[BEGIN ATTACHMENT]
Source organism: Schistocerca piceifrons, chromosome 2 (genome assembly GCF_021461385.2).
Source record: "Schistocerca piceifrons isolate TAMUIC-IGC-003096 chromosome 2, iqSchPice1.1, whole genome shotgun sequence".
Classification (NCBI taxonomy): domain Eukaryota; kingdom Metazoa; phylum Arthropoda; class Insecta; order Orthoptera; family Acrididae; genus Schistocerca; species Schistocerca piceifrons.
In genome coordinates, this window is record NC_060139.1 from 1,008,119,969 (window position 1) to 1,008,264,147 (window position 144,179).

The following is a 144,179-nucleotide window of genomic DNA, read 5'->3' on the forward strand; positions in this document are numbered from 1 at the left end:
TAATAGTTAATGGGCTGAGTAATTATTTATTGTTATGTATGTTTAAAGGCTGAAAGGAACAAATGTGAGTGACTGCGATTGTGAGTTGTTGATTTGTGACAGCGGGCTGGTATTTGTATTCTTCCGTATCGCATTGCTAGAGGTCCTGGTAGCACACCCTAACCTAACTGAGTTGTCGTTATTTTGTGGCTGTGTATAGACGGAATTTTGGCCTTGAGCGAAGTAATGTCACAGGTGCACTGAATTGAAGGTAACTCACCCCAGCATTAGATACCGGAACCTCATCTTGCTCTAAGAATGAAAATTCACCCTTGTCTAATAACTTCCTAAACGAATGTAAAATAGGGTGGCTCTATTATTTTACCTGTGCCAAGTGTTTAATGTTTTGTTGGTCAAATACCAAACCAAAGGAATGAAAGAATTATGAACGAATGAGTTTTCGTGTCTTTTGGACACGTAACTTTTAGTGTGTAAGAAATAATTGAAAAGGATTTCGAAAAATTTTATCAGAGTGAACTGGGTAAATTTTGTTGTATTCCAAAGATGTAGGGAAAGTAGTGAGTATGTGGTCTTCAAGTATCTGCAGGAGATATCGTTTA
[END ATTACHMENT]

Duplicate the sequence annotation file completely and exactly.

Source organism: Schistocerca piceifrons, chromosome 2 (genome assembly GCF_021461385.2).
Source record: "Schistocerca piceifrons isolate TAMUIC-IGC-003096 chromosome 2, iqSchPice1.1, whole genome shotgun sequence".
Classification (NCBI taxonomy): domain Eukaryota; kingdom Metazoa; phylum Arthropoda; class Insecta; order Orthoptera; family Acrididae; genus Schistocerca; species Schistocerca piceifrons.
In genome coordinates, this window is record NC_060139.1 from 1,008,119,969 (window position 1) to 1,008,264,147 (window position 144,179).

The following is a 144,179-nucleotide window of genomic DNA, read 5'->3' on the forward strand; positions in this document are numbered from 1 at the left end:
TAATAGTTAATGGGCTGAGTAATTATTTATTGTTATGTATGTTTAAAGGCTGAAAGGAACAAATGTGAGTGACTGCGATTGTGAGTTGTTGATTTGTGACAGCGGGCTGGTATTTGTATTCTTCCGTATCGCATTGCTAGAGGTCCTGGTAGCACACCCTAACCTAACTGAGTTGTCGTTATTTTGTGGCTGTGTATAGACGGAATTTTGGCCTTGAGCGAAGTAATGTCACAGGTGCACTGAATTGAAGGTAACTCACCCCAGCATTAGATACCGGAACCTCATCTTGCTCTAAGAATGAAAATTCACCCTTGTCTAATAACTTCCTAAACGAATGTAAAATAGGGTGGCTCTATTATTTTACCTGTGCCAAGTGTTTAATGTTTTGTTGGTCAAATACCAAACCAAAGGAATGAAAGAATTATGAACGAATGAGTTTTCGTGTCTTTTGGACACGTAACTTTTAGTGTGTAAGAAATAATTGAAAAGGATTTCGAAAAATTTTATCAGAGTGAACTGGGTAAATTTTGTTGTATTCCAAAGATGTAGGGAAAGTAGTGAGTATGTGGTCTTCAAGTATCTGCAGGAGATATCGTTTA